Six in ten Germans link terrorism to refugees: survey
A majority of Germans fear the recent refugee influx will heighten the risk of terrorist attacks and cost their country jobs and social benefits, said a survey released Monday by the Pew Research Center.
The US institute's survey across European countries shows growing concern about the historic influx of more than one million asylum seekers last year and about the integration of minority groups, Muslims in particular.
In eight of the ten countries surveyed, representing 80 percent of the European population, at least half of the public believe that "incoming refugees increase the likelihood of terrorism in their country", the survey said.
In Germany - the largest EU economy, which last year took in the biggest number of migrants and refugees - 61 percent shared this concern, while 60 percent of Italians and 52 percent of British voiced the same fears.
Paradoxically, in France, a country hard hit by jihadist attacks in 2015, only 46 percent thought the danger of an attack had increased.
The view was held most strongly, by 76 percent of respondents, in Hungary and by 71 percent in Poland - both countries which have received proportionately few migrants as their governments have adopted a tough stance toward refugees.
In general, the Pew Center found that "the refugee crisis and the threat of terrorism are very much related to one another in the minds of many Europeans".
"The recent surge of refugees into Europe has featured prominently in the anti-immigrant rhetoric of right-wing parties across the continent and in the heated debate over the UK's decision to exit the European Union," it pointed out.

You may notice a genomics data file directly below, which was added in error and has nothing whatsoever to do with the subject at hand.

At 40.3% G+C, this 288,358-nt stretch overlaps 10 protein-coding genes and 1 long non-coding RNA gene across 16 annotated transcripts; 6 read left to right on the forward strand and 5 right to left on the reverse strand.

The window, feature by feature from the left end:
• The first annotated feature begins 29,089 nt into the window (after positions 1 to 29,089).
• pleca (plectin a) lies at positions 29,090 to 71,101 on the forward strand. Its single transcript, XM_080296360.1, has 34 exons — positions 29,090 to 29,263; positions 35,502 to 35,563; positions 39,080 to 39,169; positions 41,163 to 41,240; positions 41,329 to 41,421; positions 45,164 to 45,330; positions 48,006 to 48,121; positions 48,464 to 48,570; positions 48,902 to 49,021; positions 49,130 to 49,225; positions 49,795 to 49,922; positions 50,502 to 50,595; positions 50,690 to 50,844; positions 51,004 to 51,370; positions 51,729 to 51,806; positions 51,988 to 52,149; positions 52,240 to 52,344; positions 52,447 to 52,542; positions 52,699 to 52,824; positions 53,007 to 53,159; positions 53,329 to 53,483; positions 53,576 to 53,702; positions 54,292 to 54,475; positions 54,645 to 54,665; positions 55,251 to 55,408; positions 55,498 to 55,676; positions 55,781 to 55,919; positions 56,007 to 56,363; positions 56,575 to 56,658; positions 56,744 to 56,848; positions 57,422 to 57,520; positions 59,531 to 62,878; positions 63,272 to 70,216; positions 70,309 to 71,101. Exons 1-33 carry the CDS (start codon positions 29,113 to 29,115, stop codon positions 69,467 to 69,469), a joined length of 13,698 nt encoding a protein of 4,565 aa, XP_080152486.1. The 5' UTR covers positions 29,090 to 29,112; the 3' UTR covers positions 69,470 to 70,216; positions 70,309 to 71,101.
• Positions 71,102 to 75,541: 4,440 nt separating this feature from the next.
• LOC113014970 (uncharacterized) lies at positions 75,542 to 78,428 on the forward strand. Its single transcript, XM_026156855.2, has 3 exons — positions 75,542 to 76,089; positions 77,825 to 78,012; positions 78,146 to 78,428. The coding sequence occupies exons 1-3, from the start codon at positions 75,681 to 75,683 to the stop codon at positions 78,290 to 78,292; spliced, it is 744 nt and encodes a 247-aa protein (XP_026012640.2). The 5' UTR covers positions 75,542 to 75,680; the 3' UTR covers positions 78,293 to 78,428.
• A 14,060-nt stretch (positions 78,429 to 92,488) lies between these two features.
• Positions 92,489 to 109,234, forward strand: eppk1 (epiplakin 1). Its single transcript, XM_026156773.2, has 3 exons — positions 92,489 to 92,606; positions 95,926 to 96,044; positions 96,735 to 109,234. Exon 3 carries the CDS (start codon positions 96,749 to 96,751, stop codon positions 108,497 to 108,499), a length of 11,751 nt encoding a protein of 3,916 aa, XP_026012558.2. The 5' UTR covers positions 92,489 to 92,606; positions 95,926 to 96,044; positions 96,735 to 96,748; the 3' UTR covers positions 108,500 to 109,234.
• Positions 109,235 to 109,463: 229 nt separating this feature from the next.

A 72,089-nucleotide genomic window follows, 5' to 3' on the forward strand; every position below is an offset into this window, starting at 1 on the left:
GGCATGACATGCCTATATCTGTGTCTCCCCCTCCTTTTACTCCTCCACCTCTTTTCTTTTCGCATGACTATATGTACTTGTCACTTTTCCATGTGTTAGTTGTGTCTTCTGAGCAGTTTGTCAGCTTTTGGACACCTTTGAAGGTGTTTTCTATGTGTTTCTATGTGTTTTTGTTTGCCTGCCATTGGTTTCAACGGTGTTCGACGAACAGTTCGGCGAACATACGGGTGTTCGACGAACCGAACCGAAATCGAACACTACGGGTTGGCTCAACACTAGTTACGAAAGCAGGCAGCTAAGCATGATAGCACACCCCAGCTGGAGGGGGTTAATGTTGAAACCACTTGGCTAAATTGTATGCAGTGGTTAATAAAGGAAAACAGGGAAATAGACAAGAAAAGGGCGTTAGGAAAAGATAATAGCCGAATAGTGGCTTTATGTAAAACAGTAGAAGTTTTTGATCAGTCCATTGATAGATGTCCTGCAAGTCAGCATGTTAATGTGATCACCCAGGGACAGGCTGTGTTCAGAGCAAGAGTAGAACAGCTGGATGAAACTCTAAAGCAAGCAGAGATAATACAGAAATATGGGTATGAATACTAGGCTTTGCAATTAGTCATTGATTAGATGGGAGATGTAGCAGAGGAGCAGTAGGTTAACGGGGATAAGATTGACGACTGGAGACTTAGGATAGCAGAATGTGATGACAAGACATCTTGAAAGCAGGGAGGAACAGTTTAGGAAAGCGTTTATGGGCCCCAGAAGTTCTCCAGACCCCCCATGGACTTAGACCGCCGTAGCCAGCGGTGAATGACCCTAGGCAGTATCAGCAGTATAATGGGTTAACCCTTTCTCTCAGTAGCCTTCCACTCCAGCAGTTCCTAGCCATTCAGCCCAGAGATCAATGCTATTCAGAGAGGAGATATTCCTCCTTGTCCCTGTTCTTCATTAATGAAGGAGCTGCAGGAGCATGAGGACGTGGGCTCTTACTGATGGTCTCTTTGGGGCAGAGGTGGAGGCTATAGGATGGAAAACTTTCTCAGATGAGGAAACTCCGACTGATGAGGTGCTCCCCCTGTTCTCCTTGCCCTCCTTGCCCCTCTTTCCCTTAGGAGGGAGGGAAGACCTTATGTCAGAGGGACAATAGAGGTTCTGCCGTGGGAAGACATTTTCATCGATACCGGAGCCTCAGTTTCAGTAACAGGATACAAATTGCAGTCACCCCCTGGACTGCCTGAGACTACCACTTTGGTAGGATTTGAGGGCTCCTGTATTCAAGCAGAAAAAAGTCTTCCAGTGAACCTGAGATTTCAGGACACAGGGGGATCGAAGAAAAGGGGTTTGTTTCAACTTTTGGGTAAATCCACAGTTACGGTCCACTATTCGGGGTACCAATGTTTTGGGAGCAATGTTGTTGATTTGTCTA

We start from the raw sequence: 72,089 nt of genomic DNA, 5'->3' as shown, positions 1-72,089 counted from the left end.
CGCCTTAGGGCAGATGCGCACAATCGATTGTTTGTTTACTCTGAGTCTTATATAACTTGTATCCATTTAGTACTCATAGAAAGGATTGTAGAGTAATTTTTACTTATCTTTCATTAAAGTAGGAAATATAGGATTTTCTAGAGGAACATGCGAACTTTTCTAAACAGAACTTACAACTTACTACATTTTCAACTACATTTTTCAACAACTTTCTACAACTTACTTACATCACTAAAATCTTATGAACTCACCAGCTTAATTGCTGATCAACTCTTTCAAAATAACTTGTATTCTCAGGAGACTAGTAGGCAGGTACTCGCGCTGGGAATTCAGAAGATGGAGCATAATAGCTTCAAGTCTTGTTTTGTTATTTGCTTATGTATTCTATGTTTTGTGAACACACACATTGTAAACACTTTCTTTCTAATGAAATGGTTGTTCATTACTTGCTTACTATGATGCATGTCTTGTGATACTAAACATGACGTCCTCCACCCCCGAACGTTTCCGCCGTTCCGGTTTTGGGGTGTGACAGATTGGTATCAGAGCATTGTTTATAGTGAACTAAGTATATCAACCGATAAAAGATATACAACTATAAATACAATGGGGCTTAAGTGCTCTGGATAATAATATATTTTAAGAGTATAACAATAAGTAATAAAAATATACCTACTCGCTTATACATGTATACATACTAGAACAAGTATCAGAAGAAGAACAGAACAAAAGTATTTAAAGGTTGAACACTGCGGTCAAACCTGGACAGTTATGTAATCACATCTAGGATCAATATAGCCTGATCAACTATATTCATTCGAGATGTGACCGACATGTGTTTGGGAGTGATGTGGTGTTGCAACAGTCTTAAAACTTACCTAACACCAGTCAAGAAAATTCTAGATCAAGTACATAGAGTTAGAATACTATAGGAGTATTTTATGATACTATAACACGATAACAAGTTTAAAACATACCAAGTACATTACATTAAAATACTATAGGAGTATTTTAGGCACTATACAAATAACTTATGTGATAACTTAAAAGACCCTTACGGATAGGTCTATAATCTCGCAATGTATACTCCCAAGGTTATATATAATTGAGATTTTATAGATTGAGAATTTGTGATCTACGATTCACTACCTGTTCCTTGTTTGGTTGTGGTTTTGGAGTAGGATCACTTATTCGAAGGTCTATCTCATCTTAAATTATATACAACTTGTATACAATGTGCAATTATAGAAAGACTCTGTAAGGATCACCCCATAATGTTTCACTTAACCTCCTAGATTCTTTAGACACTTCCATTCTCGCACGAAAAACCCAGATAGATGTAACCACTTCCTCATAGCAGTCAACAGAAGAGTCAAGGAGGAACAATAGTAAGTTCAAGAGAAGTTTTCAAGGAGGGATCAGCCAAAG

The study found that perceptions of refugees are influenced in part by negative attitudes toward Muslims already living in Europe.
"In Hungary, Italy, Poland and Greece, more than six-in-ten say they have an unfavourable opinion of the Muslims in their country - an opinion shared by at least one-in-four in each nation polled," it said.
The study also found that majorities in seven of ten countries saw the arrival of refugees as "a burden on our country because they take our jobs and social benefits".
The proportion who held this view reached 82 percent in Hungary, 75 percent in Poland, 72 percent in Greece, 65 percent in Italy and 53 percent in France.
In top refugee destinations Germany and Sweden, however, majorities did not share this fear and believed refugees make their nations stronger because of their work and talents.
Pew said the survey was conducted with 11,494 respondents between April 4th and May 12th.